As you’ll know from our previous International Women’s Day posts, we regularly deal with inspirational women in the mindful drinking sector. From our very own kick-ass founder Laura to fantastic alcohol-free influencers, Inspiring Stories contributors, supportive community members and, of course, brand creators. But new kid on the block brand DVees have upped the game; there’s not just one female entrepreneur behind this beautiful brand, but four. They’re all sisters, all of whom deserve recognition as a female force in the industry this International Women’s Day. We caught up with Vona Aghoghovbia to hear how these talented siblings not only created a tasty new tipple but also bottled their cultural heritage.
Vona, tell us where your totally unique brand name came from.
We’re a West African family from Lagos in Nigeria. My sisters and I moved to the UK when we were 16, in time to do our A-Levels. We’re a family of foodies, and so we’re all about food and drink, although my sisters and I don’t drink alcohol. When it came to creating a name for our brand, we decided to call ourselves DVees because we all have names starting with the letter V. I’m Vona, and my sisters are called Voke, Vese, and Vome. So, when people used to see us coming, they’d say ‘Ah, here come the V’s’. Imagine that with a West African accent – it became DVees!
Your product, Chapman, is a completely unique offering. What was the inspiration for the distinctive flavours of this alcohol-free drink?
Well, firstly, it was never meant to be an alcohol-free drink as such, but it’s been adopted by the low and no alcohol market, which we didn’t expect. Secondly, it’s a unique flavour here in Britain, but in West Africa, Chapman is a very popular drink.
Chapman came from our family country club in Lagos, the Ikoyi Club. The bartender there reportedly created the non-alcoholic cocktail, including ingredients such as sparkling citrus, blackcurrant, cucumber, and aromatic spices, for his favourite customer, a British ex-pat named Mr Chapman.
In West African communities, Chapman is made on the go, stored in jugs, and is a popular refreshing drink sold everywhere.
So, how did Chapman become a bottled drink here in the UK?
In 2013, my husband turned 30. As a family and a community, we love a party! When we counted up our Nigerian friends, we had over 100 guests. We wanted to give our friends a unique party favour to take home with them, so my sisters and I decided to bottle this familiar taste. We spent time creating the perfect Chapman, putting it into bottles, and making little labels. As we were doing it, we started thinking ‘ How come nobody has ever bottled this?’. Suddenly, we had a business idea on our hands!
We knew the flavour really well, but when we went to the flavour houses, translating that into a consistent taste was really difficult. In fact, the first taste sample wasn’t quite right and the second sample was really bad! We knew that people who knew Chapman in the West African community would want that exact Chapman flavour, so after nearly giving up altogether, the third sample was perfect…thank goodness! We were so happy that we’d found the winning recipe that we all hugged and high-fived…it was like winning Olympic gold!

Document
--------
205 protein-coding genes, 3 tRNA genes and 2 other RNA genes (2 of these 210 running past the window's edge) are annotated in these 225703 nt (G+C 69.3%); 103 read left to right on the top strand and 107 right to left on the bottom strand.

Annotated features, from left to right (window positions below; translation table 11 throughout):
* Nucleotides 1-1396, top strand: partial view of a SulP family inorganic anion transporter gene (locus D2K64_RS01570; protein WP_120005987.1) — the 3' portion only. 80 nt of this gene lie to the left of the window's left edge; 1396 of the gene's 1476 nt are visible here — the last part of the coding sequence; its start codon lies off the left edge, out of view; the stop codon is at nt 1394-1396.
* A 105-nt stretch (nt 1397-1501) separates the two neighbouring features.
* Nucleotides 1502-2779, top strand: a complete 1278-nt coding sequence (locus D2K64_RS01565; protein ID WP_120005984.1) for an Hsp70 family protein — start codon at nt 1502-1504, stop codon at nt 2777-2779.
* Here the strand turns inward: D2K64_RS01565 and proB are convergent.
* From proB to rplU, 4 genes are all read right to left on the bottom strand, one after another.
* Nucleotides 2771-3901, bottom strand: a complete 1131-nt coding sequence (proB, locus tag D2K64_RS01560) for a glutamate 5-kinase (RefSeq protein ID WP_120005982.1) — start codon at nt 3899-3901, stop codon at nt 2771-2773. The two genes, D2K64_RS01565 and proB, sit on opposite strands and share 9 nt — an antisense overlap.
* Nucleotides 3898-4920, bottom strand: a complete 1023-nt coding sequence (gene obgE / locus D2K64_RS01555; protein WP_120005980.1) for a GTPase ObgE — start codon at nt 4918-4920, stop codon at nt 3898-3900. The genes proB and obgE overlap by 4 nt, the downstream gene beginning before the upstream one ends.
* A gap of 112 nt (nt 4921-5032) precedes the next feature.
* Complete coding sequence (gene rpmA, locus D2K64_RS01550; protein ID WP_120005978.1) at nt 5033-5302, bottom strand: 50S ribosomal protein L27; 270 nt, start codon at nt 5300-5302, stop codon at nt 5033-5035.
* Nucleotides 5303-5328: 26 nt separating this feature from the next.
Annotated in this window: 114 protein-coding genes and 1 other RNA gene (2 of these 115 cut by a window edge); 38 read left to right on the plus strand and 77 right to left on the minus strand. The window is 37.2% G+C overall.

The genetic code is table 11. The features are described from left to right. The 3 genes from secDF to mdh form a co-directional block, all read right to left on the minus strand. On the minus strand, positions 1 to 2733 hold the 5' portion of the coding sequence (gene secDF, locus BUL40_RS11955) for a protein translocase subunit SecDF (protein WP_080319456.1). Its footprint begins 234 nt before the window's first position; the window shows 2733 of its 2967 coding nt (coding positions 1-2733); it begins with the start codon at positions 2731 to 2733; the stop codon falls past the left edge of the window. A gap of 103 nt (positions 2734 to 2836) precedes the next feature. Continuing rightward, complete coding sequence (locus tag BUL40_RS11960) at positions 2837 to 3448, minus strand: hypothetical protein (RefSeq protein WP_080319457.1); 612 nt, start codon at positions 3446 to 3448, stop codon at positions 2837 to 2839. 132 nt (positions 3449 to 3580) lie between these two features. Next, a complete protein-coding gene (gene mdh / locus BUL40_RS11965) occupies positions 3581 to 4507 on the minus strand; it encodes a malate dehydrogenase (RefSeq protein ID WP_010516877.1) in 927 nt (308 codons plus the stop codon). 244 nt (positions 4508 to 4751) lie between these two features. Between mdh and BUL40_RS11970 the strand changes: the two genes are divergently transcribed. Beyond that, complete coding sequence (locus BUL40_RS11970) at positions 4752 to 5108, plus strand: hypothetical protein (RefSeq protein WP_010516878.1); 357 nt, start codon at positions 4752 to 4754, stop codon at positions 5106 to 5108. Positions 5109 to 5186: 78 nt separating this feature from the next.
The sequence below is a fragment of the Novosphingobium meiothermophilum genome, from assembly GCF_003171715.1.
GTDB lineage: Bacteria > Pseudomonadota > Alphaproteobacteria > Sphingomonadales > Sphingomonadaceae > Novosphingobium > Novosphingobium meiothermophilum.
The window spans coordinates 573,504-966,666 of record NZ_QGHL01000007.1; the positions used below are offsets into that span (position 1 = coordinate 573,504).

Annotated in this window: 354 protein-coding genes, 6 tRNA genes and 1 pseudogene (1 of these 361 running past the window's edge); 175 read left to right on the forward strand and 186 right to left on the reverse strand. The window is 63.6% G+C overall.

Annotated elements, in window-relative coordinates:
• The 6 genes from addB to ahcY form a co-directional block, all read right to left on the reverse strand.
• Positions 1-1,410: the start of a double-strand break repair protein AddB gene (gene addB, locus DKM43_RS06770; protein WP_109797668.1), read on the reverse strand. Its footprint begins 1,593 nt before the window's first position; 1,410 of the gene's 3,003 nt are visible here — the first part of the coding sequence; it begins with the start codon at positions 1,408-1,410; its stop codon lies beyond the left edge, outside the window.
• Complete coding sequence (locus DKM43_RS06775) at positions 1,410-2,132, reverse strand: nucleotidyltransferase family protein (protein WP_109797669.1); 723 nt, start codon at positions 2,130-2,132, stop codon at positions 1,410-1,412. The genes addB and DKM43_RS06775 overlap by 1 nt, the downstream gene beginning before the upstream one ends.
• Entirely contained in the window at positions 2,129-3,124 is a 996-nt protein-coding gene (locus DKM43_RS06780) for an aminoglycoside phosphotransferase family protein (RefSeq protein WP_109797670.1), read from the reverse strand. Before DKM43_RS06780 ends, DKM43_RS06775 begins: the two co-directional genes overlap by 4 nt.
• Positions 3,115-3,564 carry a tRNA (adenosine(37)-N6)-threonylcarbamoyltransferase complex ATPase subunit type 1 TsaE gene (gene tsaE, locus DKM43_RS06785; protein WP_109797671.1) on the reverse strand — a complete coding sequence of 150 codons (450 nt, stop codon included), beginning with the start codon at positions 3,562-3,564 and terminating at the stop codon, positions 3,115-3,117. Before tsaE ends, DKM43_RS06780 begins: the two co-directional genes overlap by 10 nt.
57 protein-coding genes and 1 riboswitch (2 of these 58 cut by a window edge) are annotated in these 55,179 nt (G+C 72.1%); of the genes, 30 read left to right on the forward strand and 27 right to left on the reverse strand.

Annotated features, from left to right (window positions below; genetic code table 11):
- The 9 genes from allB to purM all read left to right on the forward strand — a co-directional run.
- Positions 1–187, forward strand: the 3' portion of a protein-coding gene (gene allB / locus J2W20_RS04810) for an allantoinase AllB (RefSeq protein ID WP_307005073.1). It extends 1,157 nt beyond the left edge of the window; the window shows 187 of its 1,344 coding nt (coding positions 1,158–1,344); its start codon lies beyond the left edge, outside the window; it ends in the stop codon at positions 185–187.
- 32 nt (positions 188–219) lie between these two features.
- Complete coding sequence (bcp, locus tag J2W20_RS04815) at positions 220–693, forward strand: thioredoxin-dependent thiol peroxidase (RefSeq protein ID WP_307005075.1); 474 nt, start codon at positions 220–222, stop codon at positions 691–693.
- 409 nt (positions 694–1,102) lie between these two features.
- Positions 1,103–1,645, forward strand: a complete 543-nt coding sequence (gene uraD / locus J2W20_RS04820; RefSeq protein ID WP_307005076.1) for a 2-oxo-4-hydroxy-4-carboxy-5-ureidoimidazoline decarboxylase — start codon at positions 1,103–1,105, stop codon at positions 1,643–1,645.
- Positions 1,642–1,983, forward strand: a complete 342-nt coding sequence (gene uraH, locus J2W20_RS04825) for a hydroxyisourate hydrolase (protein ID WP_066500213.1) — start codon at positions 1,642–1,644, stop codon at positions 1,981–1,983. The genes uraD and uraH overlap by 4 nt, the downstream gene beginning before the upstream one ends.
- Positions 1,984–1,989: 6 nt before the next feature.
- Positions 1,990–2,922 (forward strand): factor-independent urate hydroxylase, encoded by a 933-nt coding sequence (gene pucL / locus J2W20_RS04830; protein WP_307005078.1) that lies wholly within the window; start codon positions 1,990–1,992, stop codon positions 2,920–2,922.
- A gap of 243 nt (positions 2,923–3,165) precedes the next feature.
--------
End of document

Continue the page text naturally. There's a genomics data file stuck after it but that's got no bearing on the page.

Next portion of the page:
How has the beloved West African taste gone down in the British drinks market?
We’ve had a really great response to Chapman. Club Soda’s alcohol-free off-licence has been the brand’s only physical outlet in London so far, and we’ve had really good feedback! We made a conscious effort not to just sell the drink to the West African community, but to widen the horizon, and it seems to have worked. We also tried to make sure our branding had a West African influence, but we also wanted people to visualise it in the food hall at Harrods. It was important to us as a proud British African family to represent a product from Nigeria as luxurious.
We’re working on new drinks that reflect our company’s combination of cultures, to reflect the 22 years that we’ve lived in the UK as well as our Nigerian heritage. We’re working on a Hibiscus drink that we decided to make into lemonade, the most British of drinks!
It’s pretty rare to hear of four sisters running a successful company together. How do you find working so closely with your family?
Honestly? It’s great. We’re so lucky that all four of us sisters share the same vision. We share the same truth, we share the same determination, and because we’re all invested in the same goal, we keep each other accountable. Our greatest strength can also be our greatest weakness, too; we recently had family difficulties, and because we’re all from the same family, we all experience a tough time.
Where we are unique as a team, though, is that we already know and recognise each other’s qualities. As well as founding DVees, I am an accountant, and so I’m great at balancing the books. One of my sisters has great leadership skills and makes a great manager. One sister is really strong on visual branding, and the other excels at social media and communications.
And finally, what message would you give other female entrepreneurs this International Women’s Day?
We’re lucky that we’re four sisters who were empowered by our parents and given every opportunity they could afford. We are passionate about empowering the girl child and a portion of our sales go towards educating the girl child. We are keen believers in education as a tool to empower women’s entrepreneurship, as well as championing and supporting other women and asking them to do the same.
You can buy DVees Chapman at our alcohol-free off-licence at 59 Great Portland Street until the 27th March, or buy a 6 or 12-pack of the Sangria of West Africa on their website here. For more information on women in low and no alcohol on International Women’s Day, see our posts from previous years in our blog archive.